This interdisciplinary travel studio will go from Biennale to Biennale. We will begin at the Architecture Biennale in Venice and will end up in Berlin for the 10th Art Biennale. This studio will take an analytic approach to visual culture, visiting artist/architecture studios and attending performances and other art events, in order to understand the many communicative layers that are active within these cities.

  • Destinations:  Italy, Czech Republic, Austria, and Germany
  • Travel Dates:  May 26 – June 16
  • Eligibility:  Graduate and upper level Undergraduate students in Architecture, Urban Planning, Art, Photography, Film, Political Science, International Studies, Communication Studies
  • Instructors:  Laida Aguirre

Designing Futures In Postindustrial Grounds

The course is set to explore the agency of design in the making of sustainable futures in postindustrial grounds through a comparative study between selected cases regions in the US Rust Belt (Chicago-Detroit-Cleveland) and Germany (Berlin, Hamburg and the Rhine-Ruhr Region). The course will address the architectural, landscape and urban strategies advancing the making of more resilient regions, its successes and failures. Participants will engage in research, first hand documentation and critique, to develop a robust understanding of contemporary debates in urban design and inform their own design proposals.

  • Destinations:  United States and Germany
  • Travel Dates:  May 21 – June 14
  • Eligibility:  Graduate level students - Master of Architecture, Urban Planning and Landscape Architecture - Study areas involved in the planning and design of the built environment, with a focus on the practices of sustainable urban regeneration
  • Instructors:  Maria Arquero de Alarcon and Claudia Wigger

Troublemakers

Travel across America from Detroit to Los Angeles exploring seminal pieces of land art, large scale earthworks and American infrastructure.

  • Destinations:  United States
  • Travel Dates:  May 10 – May 31
  • Eligibility:  Graduate and upper level Undergraduate students in Architecture, Urban Planning, Art, Photography, and Civil Engineering
  • Instructors:  Jeffrey Halstead

Stranger Things: Foreignness and the Convicted Terrain

This course will offer a broad critique of buildings, monuments, landscapes and cultural infrastructures of both Australia and New Zealand as it relates to the fabrication of origin stories. Intellectual and literal “thievery”, will be presented as a productive (?) lens through which to understand settler culture, the repositioning of national identity and new imaginary landscapes.

  • Destinations:  Australia and New Zealand
  • Travel Dates:  May 2 – May 31
  • Eligibility:  Students in Architecture, Urban Planning, Design, Ecology, Geology, Landscape
  • Instructors:  Neal Robinson

Parallel Facades

This travel course will take students through a trace of significant Architecture work by Charles-Édouard Jeanneret, known as Le Corbusier, and the duo Jacques Herzog and Pierre de Meuron of Herzog and De Meuron (from now on HDM). This course will travel through three countries where most of the work in concentrated, Germany, Switzerland, and France. The curated list of buildings and sites has been constructed based on the utility of the façade in architecture. Both of these practices have been powerful influencers of architectural style. Le Corbusier was elementary to the emergence of Modernism and the removal of decorative arts in architecture. HDM were equally as fundamental in the evolution of Contemporary style and aesthetics in Architecture. Both contributors have used the Architectural Façade to express their aesthetic convictions and ideologies. This traveling studio will examine the Architectural Façade of Modern and Contemporary Architecture as it relates to three areas of investigation: art, technology, and agency.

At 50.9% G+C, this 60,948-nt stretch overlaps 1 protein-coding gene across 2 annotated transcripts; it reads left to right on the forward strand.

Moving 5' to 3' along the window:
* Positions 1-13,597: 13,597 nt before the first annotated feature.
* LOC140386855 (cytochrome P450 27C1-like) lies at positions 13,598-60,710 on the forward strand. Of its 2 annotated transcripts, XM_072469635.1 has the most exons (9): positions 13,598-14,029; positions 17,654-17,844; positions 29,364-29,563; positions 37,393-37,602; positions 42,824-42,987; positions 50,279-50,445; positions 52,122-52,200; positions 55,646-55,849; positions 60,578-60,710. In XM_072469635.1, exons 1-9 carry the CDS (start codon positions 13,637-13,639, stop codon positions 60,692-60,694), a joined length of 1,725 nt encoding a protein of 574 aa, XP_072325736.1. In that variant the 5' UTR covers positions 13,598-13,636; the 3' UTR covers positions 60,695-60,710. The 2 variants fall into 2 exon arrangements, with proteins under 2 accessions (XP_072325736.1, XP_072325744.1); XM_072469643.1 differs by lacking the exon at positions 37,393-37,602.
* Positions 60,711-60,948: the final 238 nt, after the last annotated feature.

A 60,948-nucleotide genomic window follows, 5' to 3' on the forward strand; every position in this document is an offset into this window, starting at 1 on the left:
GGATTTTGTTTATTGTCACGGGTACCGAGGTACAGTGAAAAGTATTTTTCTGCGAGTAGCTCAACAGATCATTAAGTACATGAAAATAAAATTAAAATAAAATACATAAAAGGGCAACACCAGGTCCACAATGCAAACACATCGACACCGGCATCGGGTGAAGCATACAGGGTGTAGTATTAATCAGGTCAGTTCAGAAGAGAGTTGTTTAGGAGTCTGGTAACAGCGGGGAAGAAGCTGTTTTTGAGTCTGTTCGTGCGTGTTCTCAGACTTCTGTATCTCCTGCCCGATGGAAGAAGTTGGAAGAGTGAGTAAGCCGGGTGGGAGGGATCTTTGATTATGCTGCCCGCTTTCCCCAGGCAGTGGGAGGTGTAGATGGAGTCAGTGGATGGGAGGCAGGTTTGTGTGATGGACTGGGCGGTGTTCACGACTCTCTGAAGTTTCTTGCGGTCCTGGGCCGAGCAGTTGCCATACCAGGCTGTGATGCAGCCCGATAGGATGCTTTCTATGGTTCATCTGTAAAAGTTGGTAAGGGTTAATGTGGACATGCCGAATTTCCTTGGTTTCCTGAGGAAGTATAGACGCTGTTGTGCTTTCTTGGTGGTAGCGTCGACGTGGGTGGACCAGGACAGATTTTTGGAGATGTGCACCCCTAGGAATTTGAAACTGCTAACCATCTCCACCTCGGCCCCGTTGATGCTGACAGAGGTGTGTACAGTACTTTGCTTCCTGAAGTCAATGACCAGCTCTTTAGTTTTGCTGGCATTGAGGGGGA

• Destinations:  Germany, Switzerland, and France
  • Travel Dates:  May 13 – June 4
  • Eligibility:  Graduate and Undergraduate students in Architecture, Urban Planning, Arts and Humanities, Art History
  • Instructors:  Viola Ago

Architectural Identity: Coastal Exploration of Cultural Transference

The course proposes an investigation of the role architecture has played in constructing and deconstructing identity of cultures over time. Travel along the coast of the Iberian peninsula, Tangier, Morocco and then continued coastal travel of France and Italy will give insight into the changes over time from ancient to medieval, to pre-modern, to modern and contemporary architecture, their elements and artifacts, considering materials and methods of construction but also origins of color and form. We will consider transference of culture through practices of migration, conquest, and colonization as we map and document structures and artifacts of identity.

  • Destinations:  Portugal, Spain, Morocco, France, and Italy
  • Travel Dates:  May 8 – June 5
  • Eligibility:  Any Graduate and Undergraduate students
  • Instructors:  Dawn Gilpin

Costs

All students who have been approved for a spring travel course must submit a deposit of $500.00 to the Taubman College business office on or before March 10th. This deposit is only refunded in the event that the course is cancelled. (While not common, this can happen due to under enrollment, conditions changing at the destination making travel there unwise, etc.) Taubman College students receive a travel stipend of $1,000.  This stipend cannot be used for the deposit.

Passport and Visa

For international destinations:  A valid passport is required for international travel.  Passports must be valid for six months after the end of the program.  Information about visas will be provided after acceptance.

Application Procedures

Click "Apply Now" on this page to begin your application.  A checklist of requirements to complete will be presented to you.

Dates & Deadlines

  • Application Deadline for 2018 Spring Travel Courses: February 9, 2018  (Note: Applications will be available to submit in mid December)
  • Decision date:  The final decisions of enrollment in each course will be confirmed on February 23rd. The size of the class is kept small enough to be manageable by the faculty. We make every effort to give each student their first choice.
  • Confirmation date: March 1, 2018
  • Deposit date:  Deposits are due to the Taubman College business office on or before March 10th.

Contact Information

For questions about eligibility and course content:

Contact the course's faculty leader (see Academics section above).

For questions about the program: 

Laura Brown
laurajbr@umich.edu
Taubman College, rm 2150 Art & Architecture bldg.
2000 Bonisteel Blvd.
Ann Arbor, MI 48109-2069
734-936-0221

For questions about the application process:

Global Engagement Team
global.engagement@umich.edu



Dates / Deadlines:
Dates / Deadlines:
Term Year App Deadline Decision Date Start Date End Date
Spring and/or Summer 2018 02/09/2018
02/23/2018 TBA TBA

Indicates that deadline has passed

This program is currently not accepting applications, please see Dates & Deadlines or contact the sponsoring office for more information.